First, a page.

With the St Stephen’s College pegging its highest cut-off at 99.25 computer for BA (Hons) Economics, Delhi University officers on Wednesday mentioned cut-offs are going to be larger than final yr as numerous students have scored above 95 per cent in CBSE class 12 exams this yr.
The college has obtained a most of two,85,128 functions from CBSE Board students.
St Stephen’s College launched its first cut-off record for undergraduate programs on Tuesday evening, with the very best cut-off being introduced at 99.25 per cent for BA (Hons) Economics for students coming from commerce background.
This yr’s cut-offs are larger than final yr. In 2019, the cut-off for BA(Hons) English and BA (Hons) Economics was pegged at 98.75 per cent for students from commerce background.
The cut-off for BA (Hons) Economics stands at 99.25 per cent for commerce students, 98.75 per cent for arts and 98 per cent for science stream students.
The cut-off for BA English (Hons) stands at 99 per cent for commerce students, 98.75 per cent for science and humanities stream students.
This yr’s cut-off for the course is larger by 0.25 per cent for commerce and science students.
The specialists mentioned that the excessive cut-offs of St Stephen’s College set a precedent for different faculties, indicating that the cut-offs are going to be on the upper facet.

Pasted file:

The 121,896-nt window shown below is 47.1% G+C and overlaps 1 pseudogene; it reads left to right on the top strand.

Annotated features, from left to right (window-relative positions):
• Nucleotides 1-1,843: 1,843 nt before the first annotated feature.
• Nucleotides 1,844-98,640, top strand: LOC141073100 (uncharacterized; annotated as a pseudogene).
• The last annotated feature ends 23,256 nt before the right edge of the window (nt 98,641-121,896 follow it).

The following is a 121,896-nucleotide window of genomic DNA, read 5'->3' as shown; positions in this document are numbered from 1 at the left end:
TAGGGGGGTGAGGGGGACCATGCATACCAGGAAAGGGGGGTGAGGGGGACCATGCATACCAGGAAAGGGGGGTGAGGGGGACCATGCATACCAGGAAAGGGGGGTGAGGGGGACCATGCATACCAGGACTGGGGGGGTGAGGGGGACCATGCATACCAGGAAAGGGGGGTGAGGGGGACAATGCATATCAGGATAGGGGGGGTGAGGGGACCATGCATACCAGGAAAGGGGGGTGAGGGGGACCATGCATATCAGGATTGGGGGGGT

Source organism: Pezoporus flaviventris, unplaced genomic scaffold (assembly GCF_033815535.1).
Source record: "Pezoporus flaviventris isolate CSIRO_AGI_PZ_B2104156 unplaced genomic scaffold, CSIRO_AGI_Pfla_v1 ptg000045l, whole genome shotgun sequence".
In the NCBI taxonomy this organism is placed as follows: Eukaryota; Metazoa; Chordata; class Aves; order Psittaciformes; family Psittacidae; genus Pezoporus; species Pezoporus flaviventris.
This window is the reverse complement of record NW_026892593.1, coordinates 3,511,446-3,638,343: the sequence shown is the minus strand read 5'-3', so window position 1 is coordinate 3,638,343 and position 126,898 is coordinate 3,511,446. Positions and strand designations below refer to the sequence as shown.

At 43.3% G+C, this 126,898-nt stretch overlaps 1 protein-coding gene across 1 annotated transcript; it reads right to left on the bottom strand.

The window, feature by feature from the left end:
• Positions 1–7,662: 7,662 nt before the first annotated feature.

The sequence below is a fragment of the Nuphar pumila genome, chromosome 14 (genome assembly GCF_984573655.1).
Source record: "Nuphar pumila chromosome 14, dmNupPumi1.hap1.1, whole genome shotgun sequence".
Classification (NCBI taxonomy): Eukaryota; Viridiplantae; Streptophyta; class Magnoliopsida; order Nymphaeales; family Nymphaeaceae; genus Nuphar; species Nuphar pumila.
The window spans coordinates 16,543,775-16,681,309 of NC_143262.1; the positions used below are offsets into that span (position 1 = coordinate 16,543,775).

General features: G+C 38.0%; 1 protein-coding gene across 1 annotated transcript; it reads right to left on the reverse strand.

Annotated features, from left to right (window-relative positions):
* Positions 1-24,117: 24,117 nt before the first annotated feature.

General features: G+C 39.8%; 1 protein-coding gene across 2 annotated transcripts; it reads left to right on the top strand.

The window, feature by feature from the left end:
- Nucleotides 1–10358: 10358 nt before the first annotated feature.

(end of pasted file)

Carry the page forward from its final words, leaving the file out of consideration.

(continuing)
Likely schedule for cut-off
Shobha Bagai, Dean (Admissions), DU, mentioned, “The cut-offs are likely to be announced after October 12. We have sent the schedule to the administration. The administration is waiting for the UGC calendar. We should hopefully announce the schedule for cut-offs in this week.”
On being requested concerning the likelihood of cut-offs being on the upper facet, she mentioned that it’s not that the college will likely be arbitrarily rising the cut-offs.
The official mentioned the cut-offs can be decided by the variety of candidates falling in a sure bracket.
Anju Srivastava, the principal of Hindu College, mentioned, “St Stephen’s has a lot of riders and restrictions in its hand, but other colleges don’t. If St Stephen’s, which also has an interview component in admissions has kept the cut-offs high, I don’t see why we won’t do anything similar.”
Explaining the process, Srivastava mentioned St Stephen’s cut-offs point out for different faculties and the cut-offs should not likely to go any decrease.
“We cannot have riders like St Stephen’s. The university wants to keep it simple. The number of high-scorers are high and to limit the admissions we have to keep the cut-offs high,” she added.
Sharing comparable sentiments, Manoj Khanna, the principal of Ramjas College, mentioned, “We will have to go by approximation. The cut-offs will be higher in the first and second lists than last year. There is a lot of unpredictability also. We cannot have over admissions considering we have to maintain social distancing also. Where will we make students sit if there are extra admissions? So cut-offs are bound to be higher.”